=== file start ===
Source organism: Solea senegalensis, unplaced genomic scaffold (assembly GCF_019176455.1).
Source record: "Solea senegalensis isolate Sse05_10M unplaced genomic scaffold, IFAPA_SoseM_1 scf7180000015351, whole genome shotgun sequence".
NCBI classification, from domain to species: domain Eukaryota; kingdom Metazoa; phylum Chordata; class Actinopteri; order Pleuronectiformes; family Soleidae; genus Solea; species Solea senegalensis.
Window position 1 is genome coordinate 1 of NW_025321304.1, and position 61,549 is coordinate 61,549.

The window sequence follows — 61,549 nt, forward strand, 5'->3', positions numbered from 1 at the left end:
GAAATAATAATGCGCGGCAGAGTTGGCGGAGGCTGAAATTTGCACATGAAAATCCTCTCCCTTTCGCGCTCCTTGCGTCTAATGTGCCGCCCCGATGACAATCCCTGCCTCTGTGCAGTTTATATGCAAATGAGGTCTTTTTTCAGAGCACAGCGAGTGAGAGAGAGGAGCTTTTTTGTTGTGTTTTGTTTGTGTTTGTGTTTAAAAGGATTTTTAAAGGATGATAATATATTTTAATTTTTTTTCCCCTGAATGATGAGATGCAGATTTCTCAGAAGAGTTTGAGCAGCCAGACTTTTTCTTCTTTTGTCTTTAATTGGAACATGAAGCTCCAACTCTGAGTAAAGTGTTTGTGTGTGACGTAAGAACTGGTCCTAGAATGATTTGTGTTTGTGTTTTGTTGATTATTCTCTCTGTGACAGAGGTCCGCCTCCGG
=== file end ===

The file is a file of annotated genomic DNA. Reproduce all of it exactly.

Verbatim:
Source organism: Solea senegalensis, unplaced genomic scaffold (assembly GCF_019176455.1).
Source record: "Solea senegalensis isolate Sse05_10M unplaced genomic scaffold, IFAPA_SoseM_1 scf7180000015351, whole genome shotgun sequence".
NCBI classification, from domain to species: domain Eukaryota; kingdom Metazoa; phylum Chordata; class Actinopteri; order Pleuronectiformes; family Soleidae; genus Solea; species Solea senegalensis.
Window position 1 is genome coordinate 1 of NW_025321304.1, and position 61,549 is coordinate 61,549.

The window sequence follows — 61,549 nt, forward strand, 5'->3', positions numbered from 1 at the left end:
GAAATAATAATGCGCGGCAGAGTTGGCGGAGGCTGAAATTTGCACATGAAAATCCTCTCCCTTTCGCGCTCCTTGCGTCTAATGTGCCGCCCCGATGACAATCCCTGCCTCTGTGCAGTTTATATGCAAATGAGGTCTTTTTTCAGAGCACAGCGAGTGAGAGAGAGGAGCTTTTTTGTTGTGTTTTGTTTGTGTTTGTGTTTAAAAGGATTTTTAAAGGATGATAATATATTTTAATTTTTTTTCCCCTGAATGATGAGATGCAGATTTCTCAGAAGAGTTTGAGCAGCCAGACTTTTTCTTCTTTTGTCTTTAATTGGAACATGAAGCTCCAACTCTGAGTAAAGTGTTTGTGTGTGACGTAAGAACTGGTCCTAGAATGATTTGTGTTTGTGTTTTGTTGATTATTCTCTCTGTGACAGAGGTCCGCCTCCGG